Arrange 9 red cubes, 9 blue cubes and 9 yellow cubes into a large 3 by 3 cube. No row or column of cubes must contain two cubes of the same colour.

Take a rectangle of paper and fold it in half, and half again, to make four smaller rectangles. How many different ways can you fold it up?

Swap the stars with the moons, using only knights' moves (as on a chess board). What is the smallest number of moves possible?

Place eight dots on this diagram, so that there are only two dots on each straight line and only two dots on each circle.

What is the best way to shunt these carriages so that each train can continue its journey?

Put 10 counters in a row. Find a way to arrange the counters into five pairs, evenly spaced in a row, in just 5 moves, using the rules.

Kate has eight multilink cubes. She has two red ones, two yellow, two green and two blue. She wants to fit them together to make a cube so that each colour shows on each face just once.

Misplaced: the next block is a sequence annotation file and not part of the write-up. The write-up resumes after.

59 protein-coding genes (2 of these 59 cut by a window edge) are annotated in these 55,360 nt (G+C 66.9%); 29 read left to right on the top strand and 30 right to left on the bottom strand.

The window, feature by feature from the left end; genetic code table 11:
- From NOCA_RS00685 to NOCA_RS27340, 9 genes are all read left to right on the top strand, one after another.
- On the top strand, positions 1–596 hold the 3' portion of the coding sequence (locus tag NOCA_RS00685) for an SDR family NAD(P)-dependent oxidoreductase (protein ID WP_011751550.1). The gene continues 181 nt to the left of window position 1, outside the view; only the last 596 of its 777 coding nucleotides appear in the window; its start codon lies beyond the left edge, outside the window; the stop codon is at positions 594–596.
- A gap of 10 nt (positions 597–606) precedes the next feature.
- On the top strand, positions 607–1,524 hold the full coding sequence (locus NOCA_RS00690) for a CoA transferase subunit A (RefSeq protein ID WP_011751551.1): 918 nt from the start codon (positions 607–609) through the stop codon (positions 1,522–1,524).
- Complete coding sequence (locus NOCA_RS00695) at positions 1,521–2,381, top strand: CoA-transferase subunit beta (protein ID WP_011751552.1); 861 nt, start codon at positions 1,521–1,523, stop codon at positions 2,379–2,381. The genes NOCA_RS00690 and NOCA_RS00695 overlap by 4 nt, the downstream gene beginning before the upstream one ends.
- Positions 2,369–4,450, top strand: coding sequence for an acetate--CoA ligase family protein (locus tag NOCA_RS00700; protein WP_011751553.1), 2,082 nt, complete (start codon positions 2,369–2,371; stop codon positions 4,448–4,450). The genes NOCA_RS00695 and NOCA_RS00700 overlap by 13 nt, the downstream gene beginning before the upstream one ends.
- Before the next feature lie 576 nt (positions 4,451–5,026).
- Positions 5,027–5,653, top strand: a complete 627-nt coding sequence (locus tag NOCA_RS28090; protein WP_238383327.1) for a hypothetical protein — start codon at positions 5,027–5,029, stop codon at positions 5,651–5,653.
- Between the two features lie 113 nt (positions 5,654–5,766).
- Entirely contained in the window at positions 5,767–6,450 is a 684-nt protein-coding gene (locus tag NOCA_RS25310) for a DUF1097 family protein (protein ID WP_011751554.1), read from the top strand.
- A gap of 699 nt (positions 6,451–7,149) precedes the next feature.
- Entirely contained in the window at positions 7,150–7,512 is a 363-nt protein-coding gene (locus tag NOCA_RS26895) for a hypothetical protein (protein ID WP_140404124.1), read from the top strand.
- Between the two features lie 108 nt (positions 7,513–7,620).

What is the greatest number of counters you can place on the grid below without four of them lying at the corners of a square?

Design an arrangement of display boards in the school hall which fits the requirements of different people.

A magician took a suit of thirteen cards and held them in his hand face down. Every card he revealed had the same value as the one he had just finished spelling. How did this work?

How many DIFFERENT quadrilaterals can be made by joining the dots on the 8-point circle?

This second Sudoku article discusses "Corresponding Sudokus" which are pairs of Sudokus with terms that can be matched using a substitution rule.